Usha believes she is a natural born leader having led teams since the beginning of her career. She has built a career for herself through hard work, patience and passion.

She has led projects in differing scopes, on different topics and within different media formats. Her hunger for what she does and her genuine need to make a difference is what drives her.

Add Director Biography
Director Statement

I had filmed a documentary on the discrimination, religious homophobia, hate crimes and religious exemptions faced by the Asian LGBTQI community in the Asian society.
I learned from Matt who runs an organisation "nazandmattfoundation" in memory of Naz how, Islam is used to create pressure on children to marry or go to conversion therapy. Many young people of the LGBTQI community are faced with issues of abandonment, existential dilemma, a feeling of being trapped and suffocated to the extent that they feel taking their lives is the only solution for them.
I feel very strongly and passionately about this subject as my cousin was trapped in a false marriage with a gay person. This gay person was forced into marriage by his family. He made her life hell and it resulted in a lot of trauma for her and my family.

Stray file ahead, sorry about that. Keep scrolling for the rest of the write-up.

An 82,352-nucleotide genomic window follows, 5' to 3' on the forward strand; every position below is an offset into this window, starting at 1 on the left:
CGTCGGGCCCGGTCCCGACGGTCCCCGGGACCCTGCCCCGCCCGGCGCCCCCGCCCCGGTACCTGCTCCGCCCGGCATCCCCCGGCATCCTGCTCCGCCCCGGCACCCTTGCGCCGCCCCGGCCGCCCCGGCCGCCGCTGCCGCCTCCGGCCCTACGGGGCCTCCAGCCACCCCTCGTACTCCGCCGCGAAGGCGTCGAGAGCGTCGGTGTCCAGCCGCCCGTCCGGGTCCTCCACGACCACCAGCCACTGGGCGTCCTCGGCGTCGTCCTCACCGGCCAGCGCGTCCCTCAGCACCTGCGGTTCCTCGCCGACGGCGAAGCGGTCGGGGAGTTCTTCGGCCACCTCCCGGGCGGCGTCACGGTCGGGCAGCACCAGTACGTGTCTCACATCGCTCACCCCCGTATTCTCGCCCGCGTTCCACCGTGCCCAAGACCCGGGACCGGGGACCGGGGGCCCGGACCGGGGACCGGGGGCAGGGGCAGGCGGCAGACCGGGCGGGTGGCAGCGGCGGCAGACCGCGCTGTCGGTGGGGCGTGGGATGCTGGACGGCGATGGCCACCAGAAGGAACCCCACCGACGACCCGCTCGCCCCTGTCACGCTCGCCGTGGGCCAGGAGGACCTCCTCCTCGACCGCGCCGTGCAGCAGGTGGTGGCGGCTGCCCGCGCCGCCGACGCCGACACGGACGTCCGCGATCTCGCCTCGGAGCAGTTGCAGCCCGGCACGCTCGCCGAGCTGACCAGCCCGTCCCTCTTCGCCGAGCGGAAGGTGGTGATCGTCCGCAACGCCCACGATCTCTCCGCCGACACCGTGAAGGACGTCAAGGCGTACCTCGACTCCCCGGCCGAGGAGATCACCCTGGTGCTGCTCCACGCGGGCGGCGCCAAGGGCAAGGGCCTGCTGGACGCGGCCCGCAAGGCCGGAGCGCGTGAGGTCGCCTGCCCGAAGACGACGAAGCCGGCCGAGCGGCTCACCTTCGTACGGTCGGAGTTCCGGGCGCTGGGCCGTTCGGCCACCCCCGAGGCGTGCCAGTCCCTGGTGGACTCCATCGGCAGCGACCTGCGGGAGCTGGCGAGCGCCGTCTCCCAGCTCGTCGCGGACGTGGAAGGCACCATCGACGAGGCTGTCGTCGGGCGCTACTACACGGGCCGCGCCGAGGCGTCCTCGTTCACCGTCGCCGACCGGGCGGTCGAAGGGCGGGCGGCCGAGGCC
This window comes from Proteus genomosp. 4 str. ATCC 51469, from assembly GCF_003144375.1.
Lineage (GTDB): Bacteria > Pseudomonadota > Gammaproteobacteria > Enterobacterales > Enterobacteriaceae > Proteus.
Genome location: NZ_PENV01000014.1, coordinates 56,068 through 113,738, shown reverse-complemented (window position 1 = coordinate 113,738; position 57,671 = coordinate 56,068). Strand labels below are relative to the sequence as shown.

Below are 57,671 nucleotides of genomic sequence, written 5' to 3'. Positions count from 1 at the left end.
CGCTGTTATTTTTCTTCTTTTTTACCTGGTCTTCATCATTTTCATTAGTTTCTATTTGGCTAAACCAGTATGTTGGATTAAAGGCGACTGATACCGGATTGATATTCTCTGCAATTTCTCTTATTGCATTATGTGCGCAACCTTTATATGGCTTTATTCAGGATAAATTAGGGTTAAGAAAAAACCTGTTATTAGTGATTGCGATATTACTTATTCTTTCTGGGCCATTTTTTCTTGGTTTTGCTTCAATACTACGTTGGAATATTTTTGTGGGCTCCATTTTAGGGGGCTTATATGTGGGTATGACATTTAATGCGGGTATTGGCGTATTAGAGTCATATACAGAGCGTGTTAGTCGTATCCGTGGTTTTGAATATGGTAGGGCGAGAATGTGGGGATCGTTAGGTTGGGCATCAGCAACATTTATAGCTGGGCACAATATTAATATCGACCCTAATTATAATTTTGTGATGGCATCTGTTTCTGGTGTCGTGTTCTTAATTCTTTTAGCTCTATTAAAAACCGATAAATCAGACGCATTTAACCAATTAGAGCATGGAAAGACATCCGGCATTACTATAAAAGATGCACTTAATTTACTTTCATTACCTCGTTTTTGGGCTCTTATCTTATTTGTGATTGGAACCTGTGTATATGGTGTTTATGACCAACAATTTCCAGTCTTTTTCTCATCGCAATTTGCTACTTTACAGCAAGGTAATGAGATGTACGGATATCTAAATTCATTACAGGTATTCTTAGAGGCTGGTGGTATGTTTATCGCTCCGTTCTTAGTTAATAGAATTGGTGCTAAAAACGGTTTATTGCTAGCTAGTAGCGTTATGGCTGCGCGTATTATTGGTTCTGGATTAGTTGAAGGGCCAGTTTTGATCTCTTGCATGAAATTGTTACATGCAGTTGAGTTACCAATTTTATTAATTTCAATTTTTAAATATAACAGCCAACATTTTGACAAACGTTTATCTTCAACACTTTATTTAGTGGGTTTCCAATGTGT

People around the world face violence, inequality, torture even execution-because of who they are, who they love and how they look. Sexual orientation and gender identity are integral aspects of our selves and should never lead to discrimination or abuse.
It is most unfair if even today people have to choose between their love and their religion. Religion is about loving other human beings, being compassionate and more accepting towards society. Religion does not teach discrimination or hatred.
My aim with this project is to work towards a world where no one has to face an existential crisis, threat to their lives, or social dilemma over how they were born. We are all equal and should never be made to feel ashamed of who we are or how we are. Children need unconditional love and support from their families and one single sentence “We accept you and love you as you are” is all they need. This one sentence has the ability to save their lives.